Michael Miklaucic is a Senior Fellow at National Defense University and the Editor-in-Chief of PRISM.
“Russia considers the Baltic states to be the most vulnerable part of NATO….” This is the conclusion of a recent report by Estonia’s Foreign Intelligence Service.1 The three small Baltic states, Estonia, Latvia, and Lithuania, have a 1,360-kilometer border with Russia and its client state Belarus. With a joint population of just over 6 million and 47,000 active-duty armed forces the Baltic states are on the frontline of any confrontation with Russia. Their vulnerability is keenly felt having all been under brutally oppressive Soviet occupation until quite recently; many still living recall that oppression that lasted until the demise of the Soviet Union in 1991. Russia’s unprovoked February 2022 invasion of Ukraine has reminded Latvians, Lithuanians, and Estonians of the horrors of occupation, and rekindled fears of what until recently was considered unimaginable—a land war of territorial aggression in Europe—a contingency for which the Baltic states are urgently preparing.
Each of the Baltic states has adopted a national security posture based on the principle of total or comprehensive defense; a whole-of-nation approach to defending their respective homelands with all elements of society mobilized to protect their national sovereignty. In the words of Estonian Minister of Defense Hanno Pevkur, “Every bush shoots!”2 The Baltic three are among the handful of NATO members that have exceeded NATO’s 2 percent target of gross domestic product on defense spending with significant investments in new capabilities and dramatic increases in armed personnel. All three are acutely aware of Russian efforts to subvert social stability using its hybrid warfare toolbox, including influence campaigns, mis- and disinformation, cyberattacks, the weaponization of migration, and economic or energy dependencies. Through total or comprehensive defense Estonia, Latvia, and Lithuania have been building up social resilience and preparing their respective populations to actively resist occupation.3
Since joining NATO in 2004 the Baltic states have pinned their security planning on the collective defense principle at the heart of the Alliance, with the expectation that in the case of a Russian attack Article 5 of the North Atlantic Treaty would be invoked thus bringing the full power of the Alliance to their defense. That is the basic promise of deterrence by punishment. The current war in Ukraine, however, shows that should the threat of deterrence by punishment fail, even if military victory is ultimately achieved, the cost to the victim country can be catastrophic in terms of human lives, economic infrastructure, and cultural heritage.4 During whatever period of time it would take Allied forces to defeat and repel a Russian invasion of the Baltics, the damage done would be devastating. Punishing the perpetrator may be too late for the victim.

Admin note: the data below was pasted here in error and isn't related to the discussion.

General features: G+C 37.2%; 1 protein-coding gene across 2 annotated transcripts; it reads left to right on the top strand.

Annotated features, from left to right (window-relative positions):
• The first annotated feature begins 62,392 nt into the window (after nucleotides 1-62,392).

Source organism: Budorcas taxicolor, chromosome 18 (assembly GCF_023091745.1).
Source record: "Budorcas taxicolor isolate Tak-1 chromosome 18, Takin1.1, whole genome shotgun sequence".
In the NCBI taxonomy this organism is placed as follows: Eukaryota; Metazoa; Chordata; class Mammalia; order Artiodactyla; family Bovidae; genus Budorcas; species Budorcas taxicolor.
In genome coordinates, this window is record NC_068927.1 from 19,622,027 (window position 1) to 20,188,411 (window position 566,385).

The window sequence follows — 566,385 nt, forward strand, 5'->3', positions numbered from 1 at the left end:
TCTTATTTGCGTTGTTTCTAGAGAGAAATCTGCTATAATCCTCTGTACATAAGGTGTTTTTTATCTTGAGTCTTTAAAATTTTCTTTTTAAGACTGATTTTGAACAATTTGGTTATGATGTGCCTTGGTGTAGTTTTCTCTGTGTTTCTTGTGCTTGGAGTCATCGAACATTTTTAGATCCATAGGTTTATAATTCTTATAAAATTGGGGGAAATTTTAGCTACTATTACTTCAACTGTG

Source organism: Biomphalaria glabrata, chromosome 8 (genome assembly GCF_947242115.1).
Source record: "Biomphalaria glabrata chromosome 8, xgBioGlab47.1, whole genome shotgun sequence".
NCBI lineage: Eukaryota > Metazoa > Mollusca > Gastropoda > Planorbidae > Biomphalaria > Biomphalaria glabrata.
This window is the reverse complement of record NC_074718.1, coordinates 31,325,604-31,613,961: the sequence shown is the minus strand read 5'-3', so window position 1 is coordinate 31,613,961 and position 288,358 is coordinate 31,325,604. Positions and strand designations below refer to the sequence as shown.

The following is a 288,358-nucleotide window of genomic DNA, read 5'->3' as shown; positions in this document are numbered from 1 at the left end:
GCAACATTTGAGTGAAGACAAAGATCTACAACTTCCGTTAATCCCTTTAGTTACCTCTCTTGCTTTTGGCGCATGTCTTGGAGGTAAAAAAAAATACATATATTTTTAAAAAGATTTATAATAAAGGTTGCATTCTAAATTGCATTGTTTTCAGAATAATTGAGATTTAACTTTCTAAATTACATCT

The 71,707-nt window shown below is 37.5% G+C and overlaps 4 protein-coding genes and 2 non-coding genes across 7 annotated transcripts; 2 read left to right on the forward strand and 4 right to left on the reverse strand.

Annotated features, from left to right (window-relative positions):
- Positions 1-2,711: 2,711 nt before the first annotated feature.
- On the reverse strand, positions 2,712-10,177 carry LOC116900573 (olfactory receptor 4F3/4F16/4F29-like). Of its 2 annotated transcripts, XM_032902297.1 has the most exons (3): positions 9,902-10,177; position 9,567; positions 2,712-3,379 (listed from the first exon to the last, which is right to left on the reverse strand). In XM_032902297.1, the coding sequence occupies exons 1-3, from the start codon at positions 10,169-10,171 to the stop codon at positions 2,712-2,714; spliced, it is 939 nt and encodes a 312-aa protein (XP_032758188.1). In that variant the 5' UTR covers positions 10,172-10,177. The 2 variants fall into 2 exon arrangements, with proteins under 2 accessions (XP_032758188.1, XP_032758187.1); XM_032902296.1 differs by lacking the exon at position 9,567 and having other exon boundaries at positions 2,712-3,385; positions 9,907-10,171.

To mitigate this risk Baltic leaders and others along the northern and eastern flanks have helped move NATO military thinking toward a more forward posture built upon the Enhanced Forward Presence battlegroups to be upscaled to full combat-ready brigades if, “where and when required.”5 According to Latvian Minister of Defense Ināra Mūrniece though NATO is now committed to “defending all NATO territory from the very first centimeters and the very first seconds of a potential conflict,” she adds “We need a more robust military presence on the eastern flank of NATO.”6 To further strengthen the Baltic defensive wall NATO could consider posting full brigades in their entirety to each of the three countries. In addition, NATO might pre-deploy more key weapons into these three states to reduce the time for reservists to fall in on their weapons. This would also help with mobility challenges (moving weapons forward) in times of crisis. For their part Baltic leaders are fully committed to robust though costly host nation support. Through these measures the Baltic states will be able to deny Russia the possibility of a quick military fait accompli that leaves it in possession of significant strategic gains.